Bad Haircut Day

It's time for a haircut. My grey locks rather than flowing gracefully, stand up in the breeze making me look like a mad professor. My wife insists I go to a particular barber in the OLD part of our town. His family are friends of her family and we must support their business. It's the way people do things here.

I make my way down there, through the forests of bamboo, into the narrow alleyways, across a small bridge, past the old style houses and eventually I find the place. I go inside with the obligatory greetings: "Konnichiwa" etc. The Barber's Shop has crass 70's decor. In fact it looks like the last time it was redecorated was in 1973. A small television is on the wall broadcasting the sumo. Two flies are buzzing around - this must be the only place in Japan with flies at this time of year. There is a faint smell of urine in the air.

A man and woman are sitting on a bench. They look ancient. They are in traditional dress - kimono and yukata. The barber invites me to sit in the chair. He is fat, in a country where most people are thin. He reeks of sake. He asks me how I would like my hair done, the words slow and slurred. Oh my god, he is drunk. I tell him to just take a little off. I'm not sure if it was my poor Japanese or his condition but the end result was only a little left. He snipped and sheared away as if there was no tomorrow and I was left with a buzz cut. Not to worry, it will grow back. My greatest fear then materialises. He gets the razor out: "Would you like a shave ?" His fat greasy hands are visibly shaking.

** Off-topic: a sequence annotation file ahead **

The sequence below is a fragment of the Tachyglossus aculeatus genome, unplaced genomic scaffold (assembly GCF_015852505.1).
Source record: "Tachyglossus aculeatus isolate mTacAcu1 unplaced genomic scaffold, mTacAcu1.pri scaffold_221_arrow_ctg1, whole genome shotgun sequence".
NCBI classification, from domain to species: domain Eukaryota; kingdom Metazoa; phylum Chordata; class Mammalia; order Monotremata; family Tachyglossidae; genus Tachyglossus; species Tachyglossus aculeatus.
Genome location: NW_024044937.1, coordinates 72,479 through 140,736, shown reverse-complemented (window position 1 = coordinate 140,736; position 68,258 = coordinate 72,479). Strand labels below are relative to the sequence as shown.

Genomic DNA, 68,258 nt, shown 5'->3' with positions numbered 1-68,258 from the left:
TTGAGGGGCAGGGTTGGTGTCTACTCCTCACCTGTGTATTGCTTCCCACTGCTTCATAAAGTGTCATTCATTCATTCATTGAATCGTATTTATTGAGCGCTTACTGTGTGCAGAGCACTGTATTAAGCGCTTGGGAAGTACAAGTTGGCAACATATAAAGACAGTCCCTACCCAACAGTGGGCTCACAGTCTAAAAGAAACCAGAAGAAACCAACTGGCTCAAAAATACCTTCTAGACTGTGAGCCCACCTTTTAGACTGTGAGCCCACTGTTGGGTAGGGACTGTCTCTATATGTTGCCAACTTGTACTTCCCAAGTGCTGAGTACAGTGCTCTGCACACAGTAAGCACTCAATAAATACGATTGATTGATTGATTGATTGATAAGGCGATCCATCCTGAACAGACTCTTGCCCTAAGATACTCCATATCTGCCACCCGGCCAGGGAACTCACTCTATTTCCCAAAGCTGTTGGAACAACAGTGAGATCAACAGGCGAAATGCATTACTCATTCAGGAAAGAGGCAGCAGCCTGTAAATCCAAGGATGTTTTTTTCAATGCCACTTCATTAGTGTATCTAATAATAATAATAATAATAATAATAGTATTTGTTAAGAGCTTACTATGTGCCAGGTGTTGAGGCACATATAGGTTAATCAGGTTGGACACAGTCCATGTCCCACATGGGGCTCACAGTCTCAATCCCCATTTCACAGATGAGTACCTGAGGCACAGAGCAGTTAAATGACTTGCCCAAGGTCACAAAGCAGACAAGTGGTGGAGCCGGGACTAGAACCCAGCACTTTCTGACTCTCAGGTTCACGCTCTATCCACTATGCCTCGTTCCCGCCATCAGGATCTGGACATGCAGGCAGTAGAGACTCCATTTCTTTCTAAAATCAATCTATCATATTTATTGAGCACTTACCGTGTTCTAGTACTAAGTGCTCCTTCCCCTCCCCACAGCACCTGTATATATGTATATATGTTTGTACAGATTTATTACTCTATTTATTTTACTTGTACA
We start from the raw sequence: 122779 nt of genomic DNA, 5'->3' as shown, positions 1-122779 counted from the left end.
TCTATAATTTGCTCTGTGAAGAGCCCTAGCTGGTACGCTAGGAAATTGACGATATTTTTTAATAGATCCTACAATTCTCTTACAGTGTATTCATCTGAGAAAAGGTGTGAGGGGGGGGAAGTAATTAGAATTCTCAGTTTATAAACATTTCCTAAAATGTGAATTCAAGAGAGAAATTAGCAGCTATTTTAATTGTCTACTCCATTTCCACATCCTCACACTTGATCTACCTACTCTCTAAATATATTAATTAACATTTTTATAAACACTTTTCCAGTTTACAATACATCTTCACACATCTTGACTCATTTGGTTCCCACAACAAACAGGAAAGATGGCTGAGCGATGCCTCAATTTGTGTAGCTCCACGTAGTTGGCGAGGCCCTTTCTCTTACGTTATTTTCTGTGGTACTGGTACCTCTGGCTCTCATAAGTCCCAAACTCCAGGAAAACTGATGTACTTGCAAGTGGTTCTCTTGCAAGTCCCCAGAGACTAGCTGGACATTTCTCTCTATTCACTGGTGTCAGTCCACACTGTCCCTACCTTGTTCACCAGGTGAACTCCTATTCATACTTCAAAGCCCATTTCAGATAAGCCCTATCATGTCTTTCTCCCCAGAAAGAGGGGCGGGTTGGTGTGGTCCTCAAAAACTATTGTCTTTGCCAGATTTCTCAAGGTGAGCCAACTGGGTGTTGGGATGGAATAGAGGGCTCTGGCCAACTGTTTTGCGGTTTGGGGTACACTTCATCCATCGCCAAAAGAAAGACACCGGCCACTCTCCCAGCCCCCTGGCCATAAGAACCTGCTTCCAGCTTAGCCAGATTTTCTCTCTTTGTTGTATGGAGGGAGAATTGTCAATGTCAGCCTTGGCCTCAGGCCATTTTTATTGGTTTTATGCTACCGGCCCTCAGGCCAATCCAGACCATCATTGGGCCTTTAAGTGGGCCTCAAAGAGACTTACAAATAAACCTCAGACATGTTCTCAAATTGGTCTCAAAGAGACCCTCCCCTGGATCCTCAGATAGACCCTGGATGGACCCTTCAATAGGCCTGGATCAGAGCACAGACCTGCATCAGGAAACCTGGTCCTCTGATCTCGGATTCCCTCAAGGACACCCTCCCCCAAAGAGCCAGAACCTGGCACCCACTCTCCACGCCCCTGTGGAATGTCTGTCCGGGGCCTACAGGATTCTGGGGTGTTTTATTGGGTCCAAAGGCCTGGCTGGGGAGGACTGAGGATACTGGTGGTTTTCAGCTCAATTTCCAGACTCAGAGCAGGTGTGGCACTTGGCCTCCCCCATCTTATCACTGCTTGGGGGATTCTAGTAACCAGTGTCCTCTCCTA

It was at this point that I lost my ability to comprehend Japanese. This happens sometimes under stress when your mind is racing. I speak ENGLISH to him "No No No thankyou". He understands. The ordeal is over. It cost 2,500 yen (about AUD$30).

This is not the Japan you see in travel brochures. This area is populated by old people and their first born plus assorted village idiots. My barber is an eldest son and a village idiot (yes he makes the grade in both categories). He has taken control of his Father's business and in the space of 15 years he has run it into the ground. Of course the eldest son must take on the family business regardless of how many brain cells he has. The other children leave to Fukuoka or further afield to Tokyo or Osaka for education and work. A diaspora of sorts. Eventually they marry and settle down somewhere else in Japan. Their children grow up without the knowledge usually imparted by the grandparents. What effect will this breakdown of the extended family have on the future of Japan ? Some say it's already having an effect.

I'm happy enough living here. It's the old world Japan. Their is a great sense of community which I love despite the village idiots. I've never experienced discrimination. Maybe it's just Nagasaki. There is a history of foreign sea captains marrying and living with beautiful Japanese women here. Fictional and non-fictional.

© Patrick Quinlan
January 2005